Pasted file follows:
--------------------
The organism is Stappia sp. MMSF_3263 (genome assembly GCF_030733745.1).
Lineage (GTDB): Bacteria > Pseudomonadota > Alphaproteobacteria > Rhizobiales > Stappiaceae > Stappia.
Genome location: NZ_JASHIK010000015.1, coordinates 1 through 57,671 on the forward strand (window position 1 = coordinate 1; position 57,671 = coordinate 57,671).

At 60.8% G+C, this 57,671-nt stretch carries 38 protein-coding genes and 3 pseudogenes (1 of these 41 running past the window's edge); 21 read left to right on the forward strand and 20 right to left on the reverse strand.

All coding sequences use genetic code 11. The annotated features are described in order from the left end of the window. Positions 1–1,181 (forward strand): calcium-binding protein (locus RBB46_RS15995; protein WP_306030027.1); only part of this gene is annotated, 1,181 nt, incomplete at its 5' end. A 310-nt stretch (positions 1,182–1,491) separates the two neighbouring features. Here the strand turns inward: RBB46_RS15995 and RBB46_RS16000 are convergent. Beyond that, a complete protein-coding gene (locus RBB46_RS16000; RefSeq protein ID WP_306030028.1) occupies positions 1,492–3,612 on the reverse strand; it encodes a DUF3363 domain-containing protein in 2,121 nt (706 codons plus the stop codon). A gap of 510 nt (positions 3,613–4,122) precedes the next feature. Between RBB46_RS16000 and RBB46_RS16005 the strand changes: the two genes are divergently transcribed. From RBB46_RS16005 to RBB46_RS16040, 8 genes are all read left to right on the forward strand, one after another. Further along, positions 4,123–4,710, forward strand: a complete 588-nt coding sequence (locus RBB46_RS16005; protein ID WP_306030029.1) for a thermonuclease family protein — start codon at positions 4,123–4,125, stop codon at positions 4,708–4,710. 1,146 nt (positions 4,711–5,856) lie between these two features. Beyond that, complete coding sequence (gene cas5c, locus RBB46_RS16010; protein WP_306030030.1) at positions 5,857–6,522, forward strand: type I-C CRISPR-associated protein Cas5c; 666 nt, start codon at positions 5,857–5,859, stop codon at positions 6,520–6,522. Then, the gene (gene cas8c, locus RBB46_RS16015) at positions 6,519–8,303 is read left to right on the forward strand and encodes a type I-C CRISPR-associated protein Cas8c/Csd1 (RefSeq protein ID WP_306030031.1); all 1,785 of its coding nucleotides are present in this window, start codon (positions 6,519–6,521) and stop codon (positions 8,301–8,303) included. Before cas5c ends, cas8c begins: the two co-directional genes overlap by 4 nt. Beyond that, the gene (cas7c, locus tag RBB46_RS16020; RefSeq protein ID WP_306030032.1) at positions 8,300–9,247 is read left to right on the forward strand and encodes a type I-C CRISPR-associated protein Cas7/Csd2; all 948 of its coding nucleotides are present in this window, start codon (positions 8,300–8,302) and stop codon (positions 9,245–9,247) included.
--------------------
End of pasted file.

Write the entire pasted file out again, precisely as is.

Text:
The organism is Stappia sp. MMSF_3263 (genome assembly GCF_030733745.1).
Lineage (GTDB): Bacteria > Pseudomonadota > Alphaproteobacteria > Rhizobiales > Stappiaceae > Stappia.
Genome location: NZ_JASHIK010000015.1, coordinates 1 through 57,671 on the forward strand (window position 1 = coordinate 1; position 57,671 = coordinate 57,671).

At 60.8% G+C, this 57,671-nt stretch carries 38 protein-coding genes and 3 pseudogenes (1 of these 41 running past the window's edge); 21 read left to right on the forward strand and 20 right to left on the reverse strand.

All coding sequences use genetic code 11. The annotated features are described in order from the left end of the window. Positions 1–1,181 (forward strand): calcium-binding protein (locus RBB46_RS15995; protein WP_306030027.1); only part of this gene is annotated, 1,181 nt, incomplete at its 5' end. A 310-nt stretch (positions 1,182–1,491) separates the two neighbouring features. Here the strand turns inward: RBB46_RS15995 and RBB46_RS16000 are convergent. Beyond that, a complete protein-coding gene (locus RBB46_RS16000; RefSeq protein ID WP_306030028.1) occupies positions 1,492–3,612 on the reverse strand; it encodes a DUF3363 domain-containing protein in 2,121 nt (706 codons plus the stop codon). A gap of 510 nt (positions 3,613–4,122) precedes the next feature. Between RBB46_RS16000 and RBB46_RS16005 the strand changes: the two genes are divergently transcribed. From RBB46_RS16005 to RBB46_RS16040, 8 genes are all read left to right on the forward strand, one after another. Further along, positions 4,123–4,710, forward strand: a complete 588-nt coding sequence (locus RBB46_RS16005; protein ID WP_306030029.1) for a thermonuclease family protein — start codon at positions 4,123–4,125, stop codon at positions 4,708–4,710. 1,146 nt (positions 4,711–5,856) lie between these two features. Beyond that, complete coding sequence (gene cas5c, locus RBB46_RS16010; protein WP_306030030.1) at positions 5,857–6,522, forward strand: type I-C CRISPR-associated protein Cas5c; 666 nt, start codon at positions 5,857–5,859, stop codon at positions 6,520–6,522. Then, the gene (gene cas8c, locus RBB46_RS16015) at positions 6,519–8,303 is read left to right on the forward strand and encodes a type I-C CRISPR-associated protein Cas8c/Csd1 (RefSeq protein ID WP_306030031.1); all 1,785 of its coding nucleotides are present in this window, start codon (positions 6,519–6,521) and stop codon (positions 8,301–8,303) included. Before cas5c ends, cas8c begins: the two co-directional genes overlap by 4 nt. Beyond that, the gene (cas7c, locus tag RBB46_RS16020; RefSeq protein ID WP_306030032.1) at positions 8,300–9,247 is read left to right on the forward strand and encodes a type I-C CRISPR-associated protein Cas7/Csd2; all 948 of its coding nucleotides are present in this window, start codon (positions 8,300–8,302) and stop codon (positions 9,245–9,247) included.